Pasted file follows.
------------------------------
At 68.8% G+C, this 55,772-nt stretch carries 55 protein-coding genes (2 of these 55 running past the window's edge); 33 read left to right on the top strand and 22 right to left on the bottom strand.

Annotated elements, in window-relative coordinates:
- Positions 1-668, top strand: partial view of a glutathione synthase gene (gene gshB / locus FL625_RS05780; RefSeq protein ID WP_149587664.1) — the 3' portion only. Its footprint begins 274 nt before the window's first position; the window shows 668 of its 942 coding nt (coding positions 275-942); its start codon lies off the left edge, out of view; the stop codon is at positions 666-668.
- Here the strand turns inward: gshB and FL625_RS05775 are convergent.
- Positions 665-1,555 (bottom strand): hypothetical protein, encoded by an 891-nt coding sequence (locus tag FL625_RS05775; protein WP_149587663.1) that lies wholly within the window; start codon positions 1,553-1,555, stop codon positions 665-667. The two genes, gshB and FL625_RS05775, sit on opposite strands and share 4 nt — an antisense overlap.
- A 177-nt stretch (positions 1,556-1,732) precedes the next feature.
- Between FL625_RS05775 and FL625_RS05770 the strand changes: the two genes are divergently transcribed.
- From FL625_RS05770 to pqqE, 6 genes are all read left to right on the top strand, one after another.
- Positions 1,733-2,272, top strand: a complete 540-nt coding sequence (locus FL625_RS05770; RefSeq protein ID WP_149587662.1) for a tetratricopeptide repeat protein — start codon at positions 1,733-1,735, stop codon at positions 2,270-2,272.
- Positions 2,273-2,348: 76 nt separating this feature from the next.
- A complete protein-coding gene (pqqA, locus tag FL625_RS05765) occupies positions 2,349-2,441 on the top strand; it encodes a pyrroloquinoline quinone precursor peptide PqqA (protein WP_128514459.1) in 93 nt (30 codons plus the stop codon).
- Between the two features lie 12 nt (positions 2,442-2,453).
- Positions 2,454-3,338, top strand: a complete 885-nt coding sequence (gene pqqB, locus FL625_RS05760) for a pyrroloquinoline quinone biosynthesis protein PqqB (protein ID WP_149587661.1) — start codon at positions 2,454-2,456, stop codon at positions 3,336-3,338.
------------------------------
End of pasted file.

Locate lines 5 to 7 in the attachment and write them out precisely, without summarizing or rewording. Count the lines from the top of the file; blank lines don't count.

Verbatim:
- Positions 665-1,555 (bottom strand): hypothetical protein, encoded by an 891-nt coding sequence (locus tag FL625_RS05775; protein WP_149587663.1) that lies wholly within the window; start codon positions 1,553-1,555, stop codon positions 665-667. The two genes, gshB and FL625_RS05775, sit on opposite strands and share 4 nt — an antisense overlap.
- A 177-nt stretch (positions 1,556-1,732) precedes the next feature.
- Between FL625_RS05775 and FL625_RS05770 the strand changes: the two genes are divergently transcribed.